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Biotech Space Science

Revived Microbe May Hold Clues For ET Lifeforms 126

krou writes "Science Daily is reporting that a microbe, Herminiimonas glaciei, buried some 3 km under glacial ice in Greenland, and believed to have been frozen for some 120,000 years, has been brought back to life (abstract). The microbe, some ten to fifty times smaller than E. coli, was brought back over several months by slowly incubating it at gradually increasing temperatures. After 11.5 months, the microbe began to replicate. Scientists believe that it could help us understand how life may exist on other planets. Dr. Jennifer Loveland-Curtze, who headed up the team of scientists from Pennsylvania State University, said: 'These extremely cold environments are the best analogues of possible extraterrestrial habitats. ... [S]tudying these bacteria can provide insights into how cells can survive and even grow under extremely harsh conditions, such as temperatures down to -56C, little oxygen, low nutrients, high pressure and limited space.' She also added that it 'isn't a pathogen and is not harmful to humans, but it can pass through a 0.2 micron filter, which is the filter pore size commonly used in sterilization of fluids in laboratories and hospitals. If there are other ultra-small bacteria that are pathogens, then they could be present in solutions presumed to be sterile. In a clear solution very tiny cells might grow but not create the density sufficient to make the solution cloudy.'"
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Revived Microbe May Hold Clues For ET Lifeforms

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  • by Anonymous Coward on Tuesday June 16, 2009 @05:15PM (#28353761)

    From TFAbstract, the bacteria are 0.043 um^3 in volume. I know they're rod-shaped, but a sphere of that volume has a radius of 0.22 um; depending on the aspect ratio of the rod, they could be narrow enough to pass through 0.2 um pores (eg, if the rod is 0.2 um in diameter, it would have to be 1.4 um long). And yes, I know the pore size is nominal. Either way, there are far tighter filters that could be used if pathogenic bacteria on this scale are discovered. Membranes with 0.1 um nominal pores are used to clear mycoplasma, for example.

  • by FlyingBishop ( 1293238 ) on Tuesday June 16, 2009 @05:53PM (#28354243)

    FWIW, 120,000 years is not that long ago from a biological perspective. Some pathogens can pass from pigs, rabbits, or other mammals to humans... it's not like mammals didn't exist 120 millenia years ago.

    Really? I would say it's an eternity. The Flu changes sufficiently to render itself impervious to our vaccines on a monthly and in some cases daily basis. Multiply that by 120,000 years, and I think we would have seen this bacteria before if it had any staying power as a mammalian pathogen.

  • Re:Welcome! (Score:2, Informative)

    by MeatBag PussRocket ( 1475317 ) on Tuesday June 16, 2009 @06:48PM (#28354823)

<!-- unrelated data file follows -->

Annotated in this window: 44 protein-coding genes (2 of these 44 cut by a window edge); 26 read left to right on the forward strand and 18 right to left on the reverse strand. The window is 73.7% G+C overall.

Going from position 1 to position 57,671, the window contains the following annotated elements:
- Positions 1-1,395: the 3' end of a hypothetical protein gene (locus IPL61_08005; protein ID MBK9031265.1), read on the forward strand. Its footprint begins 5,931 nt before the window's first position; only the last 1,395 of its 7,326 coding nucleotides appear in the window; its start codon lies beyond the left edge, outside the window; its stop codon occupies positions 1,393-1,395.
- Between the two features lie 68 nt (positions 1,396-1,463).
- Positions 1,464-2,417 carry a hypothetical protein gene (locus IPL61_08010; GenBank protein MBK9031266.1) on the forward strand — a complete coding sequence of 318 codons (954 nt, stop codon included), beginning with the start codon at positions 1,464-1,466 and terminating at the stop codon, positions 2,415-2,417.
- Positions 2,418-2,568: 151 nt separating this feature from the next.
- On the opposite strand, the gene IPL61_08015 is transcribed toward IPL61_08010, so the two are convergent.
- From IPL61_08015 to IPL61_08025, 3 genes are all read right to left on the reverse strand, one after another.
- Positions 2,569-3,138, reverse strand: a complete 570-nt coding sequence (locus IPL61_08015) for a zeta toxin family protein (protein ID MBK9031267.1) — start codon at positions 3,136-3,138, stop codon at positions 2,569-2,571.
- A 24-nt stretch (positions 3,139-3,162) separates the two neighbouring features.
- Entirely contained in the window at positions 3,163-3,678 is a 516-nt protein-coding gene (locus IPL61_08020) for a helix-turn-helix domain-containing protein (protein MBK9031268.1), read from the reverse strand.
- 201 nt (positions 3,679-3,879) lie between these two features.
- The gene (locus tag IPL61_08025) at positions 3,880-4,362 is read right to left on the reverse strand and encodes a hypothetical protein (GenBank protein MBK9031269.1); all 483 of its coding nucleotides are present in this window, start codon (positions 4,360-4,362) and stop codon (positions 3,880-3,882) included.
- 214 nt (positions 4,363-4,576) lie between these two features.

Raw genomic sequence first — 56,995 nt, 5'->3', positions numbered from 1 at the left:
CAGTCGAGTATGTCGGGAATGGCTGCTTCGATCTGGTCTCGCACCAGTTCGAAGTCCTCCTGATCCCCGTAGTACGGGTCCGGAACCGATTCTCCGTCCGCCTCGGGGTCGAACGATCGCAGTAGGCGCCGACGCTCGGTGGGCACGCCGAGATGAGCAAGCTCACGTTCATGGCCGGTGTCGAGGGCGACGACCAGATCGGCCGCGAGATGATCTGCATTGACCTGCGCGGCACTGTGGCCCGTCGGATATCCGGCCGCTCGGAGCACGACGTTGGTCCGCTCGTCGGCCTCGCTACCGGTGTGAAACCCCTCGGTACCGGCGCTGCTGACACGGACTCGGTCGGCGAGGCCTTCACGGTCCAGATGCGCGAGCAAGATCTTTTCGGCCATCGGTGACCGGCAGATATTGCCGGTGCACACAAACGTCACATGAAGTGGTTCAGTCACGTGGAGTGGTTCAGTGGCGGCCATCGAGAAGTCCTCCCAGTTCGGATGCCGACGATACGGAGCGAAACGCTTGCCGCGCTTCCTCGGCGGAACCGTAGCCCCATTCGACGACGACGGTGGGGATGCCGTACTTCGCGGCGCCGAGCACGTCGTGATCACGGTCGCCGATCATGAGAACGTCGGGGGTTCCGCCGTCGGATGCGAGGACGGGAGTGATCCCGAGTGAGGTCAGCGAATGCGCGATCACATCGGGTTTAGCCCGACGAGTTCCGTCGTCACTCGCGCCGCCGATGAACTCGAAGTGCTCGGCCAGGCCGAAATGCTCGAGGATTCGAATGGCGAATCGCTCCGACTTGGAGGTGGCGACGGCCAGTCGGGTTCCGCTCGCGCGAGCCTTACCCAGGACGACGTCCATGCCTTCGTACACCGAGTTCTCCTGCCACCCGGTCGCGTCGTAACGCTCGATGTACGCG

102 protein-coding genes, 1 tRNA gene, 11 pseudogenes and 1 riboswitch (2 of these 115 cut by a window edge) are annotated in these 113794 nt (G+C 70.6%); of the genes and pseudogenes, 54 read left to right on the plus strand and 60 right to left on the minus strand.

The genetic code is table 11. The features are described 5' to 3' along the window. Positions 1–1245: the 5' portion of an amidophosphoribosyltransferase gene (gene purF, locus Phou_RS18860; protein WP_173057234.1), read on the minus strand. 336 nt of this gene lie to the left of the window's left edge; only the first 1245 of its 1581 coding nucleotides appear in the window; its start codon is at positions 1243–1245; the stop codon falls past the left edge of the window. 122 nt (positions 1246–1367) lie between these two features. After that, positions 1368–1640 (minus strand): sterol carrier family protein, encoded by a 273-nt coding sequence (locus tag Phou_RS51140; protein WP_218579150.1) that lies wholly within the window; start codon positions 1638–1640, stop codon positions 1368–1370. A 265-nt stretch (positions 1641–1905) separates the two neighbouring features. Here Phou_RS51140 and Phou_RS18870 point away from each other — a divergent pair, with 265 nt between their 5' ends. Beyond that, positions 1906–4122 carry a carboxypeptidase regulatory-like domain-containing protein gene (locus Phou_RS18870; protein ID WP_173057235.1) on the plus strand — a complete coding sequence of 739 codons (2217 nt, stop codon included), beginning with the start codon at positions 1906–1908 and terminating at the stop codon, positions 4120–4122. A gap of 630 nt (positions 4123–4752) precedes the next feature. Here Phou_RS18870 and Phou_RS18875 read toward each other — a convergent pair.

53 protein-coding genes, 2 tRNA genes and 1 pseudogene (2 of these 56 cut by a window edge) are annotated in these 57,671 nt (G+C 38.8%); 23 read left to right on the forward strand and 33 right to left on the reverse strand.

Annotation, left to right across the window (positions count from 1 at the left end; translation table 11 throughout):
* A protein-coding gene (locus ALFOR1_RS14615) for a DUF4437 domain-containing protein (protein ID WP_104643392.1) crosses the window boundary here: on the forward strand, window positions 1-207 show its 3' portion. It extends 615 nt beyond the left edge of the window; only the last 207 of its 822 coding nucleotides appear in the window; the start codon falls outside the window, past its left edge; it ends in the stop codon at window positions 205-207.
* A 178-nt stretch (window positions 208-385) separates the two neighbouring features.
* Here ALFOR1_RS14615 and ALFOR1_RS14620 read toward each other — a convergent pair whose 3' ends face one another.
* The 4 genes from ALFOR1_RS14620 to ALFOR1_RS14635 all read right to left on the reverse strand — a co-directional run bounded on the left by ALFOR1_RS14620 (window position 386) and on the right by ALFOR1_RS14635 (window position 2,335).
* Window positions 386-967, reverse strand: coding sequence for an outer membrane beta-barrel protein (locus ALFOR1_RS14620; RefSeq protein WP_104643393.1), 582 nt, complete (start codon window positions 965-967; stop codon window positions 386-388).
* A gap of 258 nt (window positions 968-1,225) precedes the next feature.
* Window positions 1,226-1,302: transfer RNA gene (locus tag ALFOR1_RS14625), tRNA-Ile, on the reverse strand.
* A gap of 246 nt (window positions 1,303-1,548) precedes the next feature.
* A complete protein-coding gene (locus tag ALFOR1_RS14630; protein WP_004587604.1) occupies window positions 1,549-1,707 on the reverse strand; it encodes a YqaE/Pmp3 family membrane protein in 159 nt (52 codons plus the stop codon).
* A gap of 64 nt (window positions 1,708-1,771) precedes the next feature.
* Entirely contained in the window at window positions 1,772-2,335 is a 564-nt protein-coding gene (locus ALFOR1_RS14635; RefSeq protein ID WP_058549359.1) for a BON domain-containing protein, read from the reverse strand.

Microbes are found in almost every habitat present in nature. Even in hostile environments such as the poles, deserts, geysers, rocks, and the deep sea and have been known to survive for a prolonged time in a vacuum, and can be highly resistant to radiation, which may even allow them to survive in space. [] [wikipedia]
    it is very likely that even though we ingest huge ammounts of disgusting fast food this would not make your body an environment hostile enough to kill any given microbe. perhaps parts of your immune system or bodily produced acids may kill such a thing but certainly no gaurntee

  • by Arthur Grumbine ( 1086397 ) on Tuesday June 16, 2009 @07:30PM (#28355299) Journal
    A couple orders of magnitude too young to claim that crown, according to this site []
  • Re:Welcome! (Score:5, Informative)

    by John Hasler ( 414242 ) on Tuesday June 16, 2009 @09:02PM (#28356203) Homepage

    > I hope you are right, because we have no exposure to this one, and no immunity.

    The immune system does not rely exclusively on previous exposure. Your body has many different defenses against bacteria.

    Disease-causing bacteria have evolved to survive in the extremely hostile environment inside living animals.

  • Re:Welcome! (Score:5, Informative)

    by ignavus ( 213578 ) on Tuesday June 16, 2009 @10:55PM (#28357111)

    Its a bacteria. What viruses live inside it?

    It's a bacterium. If there are two or more, then they are bacteria.

    If we are to be killed by resurrected ancient bacteria, at least let us be grammatically correct when we die!

  • Re:Welcome! (Score:3, Informative)

    by TapeCutter ( 624760 ) * on Tuesday June 16, 2009 @11:53PM (#28357469) Journal
    "Microbes are found in almost every habitat present in nature."

    The bacteria found in a human body outnumber the cells, however they only weigh a few kg's in total. Many of these bacteria live in a symbiotic relationship with our cells, we would die without them. Citation []

FORTUNE'S FUN FACTS TO KNOW AND TELL: A giant panda bear is really a member of the racoon family.